About the Author - Voltage

Voltage, also known as electric pressure, electric tension, or (electric) potential difference, is the difference in electric potential between two points. In a static electric field, it corresponds to the work needed per unit of charge to move a positive test charge from the first point to the second point. In the International System of Units (SI), the derived unit for voltage is the volt (V). The voltage between points can be caused by the build-up of electric charge (e.g., a capacitor), and ...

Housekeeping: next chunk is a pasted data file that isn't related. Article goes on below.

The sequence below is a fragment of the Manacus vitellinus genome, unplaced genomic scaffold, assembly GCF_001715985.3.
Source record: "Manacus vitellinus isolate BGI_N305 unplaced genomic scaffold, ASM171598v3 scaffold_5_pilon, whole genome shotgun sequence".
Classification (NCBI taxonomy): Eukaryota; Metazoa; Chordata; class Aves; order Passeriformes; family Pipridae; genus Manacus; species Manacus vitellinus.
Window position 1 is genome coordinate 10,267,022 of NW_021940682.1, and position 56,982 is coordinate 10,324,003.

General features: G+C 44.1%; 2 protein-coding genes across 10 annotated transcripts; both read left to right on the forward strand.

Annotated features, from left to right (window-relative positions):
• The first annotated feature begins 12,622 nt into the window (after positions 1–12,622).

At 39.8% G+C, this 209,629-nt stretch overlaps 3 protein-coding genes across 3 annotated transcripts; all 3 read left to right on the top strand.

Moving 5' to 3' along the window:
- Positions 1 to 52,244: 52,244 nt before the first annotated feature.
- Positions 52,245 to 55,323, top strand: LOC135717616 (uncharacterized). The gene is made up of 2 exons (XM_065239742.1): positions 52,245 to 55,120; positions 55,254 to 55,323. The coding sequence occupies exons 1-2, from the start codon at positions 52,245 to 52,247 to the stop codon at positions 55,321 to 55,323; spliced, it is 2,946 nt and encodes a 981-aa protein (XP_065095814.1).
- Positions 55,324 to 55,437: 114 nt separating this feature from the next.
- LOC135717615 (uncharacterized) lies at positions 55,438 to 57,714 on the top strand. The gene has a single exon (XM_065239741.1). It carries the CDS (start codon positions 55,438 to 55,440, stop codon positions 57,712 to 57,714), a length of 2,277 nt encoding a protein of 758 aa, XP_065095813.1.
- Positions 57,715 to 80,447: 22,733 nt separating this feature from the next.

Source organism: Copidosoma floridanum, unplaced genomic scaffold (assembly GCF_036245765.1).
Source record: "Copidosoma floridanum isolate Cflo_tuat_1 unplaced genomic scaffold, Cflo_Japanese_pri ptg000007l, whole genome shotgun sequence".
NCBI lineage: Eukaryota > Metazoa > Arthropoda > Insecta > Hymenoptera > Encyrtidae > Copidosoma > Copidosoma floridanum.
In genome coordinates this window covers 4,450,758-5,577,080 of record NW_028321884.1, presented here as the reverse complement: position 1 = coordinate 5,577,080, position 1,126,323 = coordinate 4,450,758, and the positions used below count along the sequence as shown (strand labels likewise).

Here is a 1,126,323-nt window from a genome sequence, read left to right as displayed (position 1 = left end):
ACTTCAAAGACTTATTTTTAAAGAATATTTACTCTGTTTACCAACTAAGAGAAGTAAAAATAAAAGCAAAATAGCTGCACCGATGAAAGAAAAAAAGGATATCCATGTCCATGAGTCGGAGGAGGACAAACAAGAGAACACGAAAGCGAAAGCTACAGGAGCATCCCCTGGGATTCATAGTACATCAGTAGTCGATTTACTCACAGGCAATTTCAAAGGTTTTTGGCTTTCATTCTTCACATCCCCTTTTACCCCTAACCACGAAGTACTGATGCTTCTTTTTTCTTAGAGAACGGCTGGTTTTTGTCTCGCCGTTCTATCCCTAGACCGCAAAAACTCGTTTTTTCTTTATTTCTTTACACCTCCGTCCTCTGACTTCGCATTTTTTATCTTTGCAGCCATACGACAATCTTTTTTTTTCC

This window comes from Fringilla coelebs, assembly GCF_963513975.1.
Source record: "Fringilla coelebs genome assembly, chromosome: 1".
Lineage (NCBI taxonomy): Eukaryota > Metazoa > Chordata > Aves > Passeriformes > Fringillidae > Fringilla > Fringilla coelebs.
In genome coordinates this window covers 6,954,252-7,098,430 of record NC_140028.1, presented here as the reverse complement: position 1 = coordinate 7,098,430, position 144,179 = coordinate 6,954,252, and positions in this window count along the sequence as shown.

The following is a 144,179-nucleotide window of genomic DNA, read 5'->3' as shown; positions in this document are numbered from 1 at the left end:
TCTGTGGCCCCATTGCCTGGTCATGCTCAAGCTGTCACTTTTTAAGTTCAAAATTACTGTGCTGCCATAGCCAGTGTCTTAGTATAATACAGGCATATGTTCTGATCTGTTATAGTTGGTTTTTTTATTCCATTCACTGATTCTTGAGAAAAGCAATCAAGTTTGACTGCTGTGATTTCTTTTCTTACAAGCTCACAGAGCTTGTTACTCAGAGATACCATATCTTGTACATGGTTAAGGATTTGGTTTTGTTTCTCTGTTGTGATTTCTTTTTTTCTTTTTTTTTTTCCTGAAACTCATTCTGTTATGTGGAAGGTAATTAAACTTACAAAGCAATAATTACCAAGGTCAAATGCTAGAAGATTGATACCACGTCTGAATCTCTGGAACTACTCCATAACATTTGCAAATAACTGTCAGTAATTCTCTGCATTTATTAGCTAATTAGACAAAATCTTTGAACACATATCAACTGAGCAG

Voltage, also known as electric pressure, electric tension, or (electric) potential difference, is the difference in electric potential between two points. In a static electric field, it corresponds to the work needed per unit of charge to move a positive test charge from the first point to the second point. In the International System of Units (SI), the derived unit for voltage is the volt (V). The voltage between points can be caused by the build-up of electric charge (e.g., a capacitor), and from an electromotive force (e.g., electromagnetic induction in a generator). On a macroscopic scale, a potential difference can be caused by electrochemical processes (e.g., cells and batteries), the pressure-induced piezoelectric effect, and the thermoelectric effect. Since it is the difference in electric potential, it is a physical scalar quantity. A voltmeter can be used to measure the voltage between two points in a system. Often a common reference potential such as the ground of the system is used as one of the points. A voltage can represent either a source of energy or the loss, dissipation, or storage of energy.

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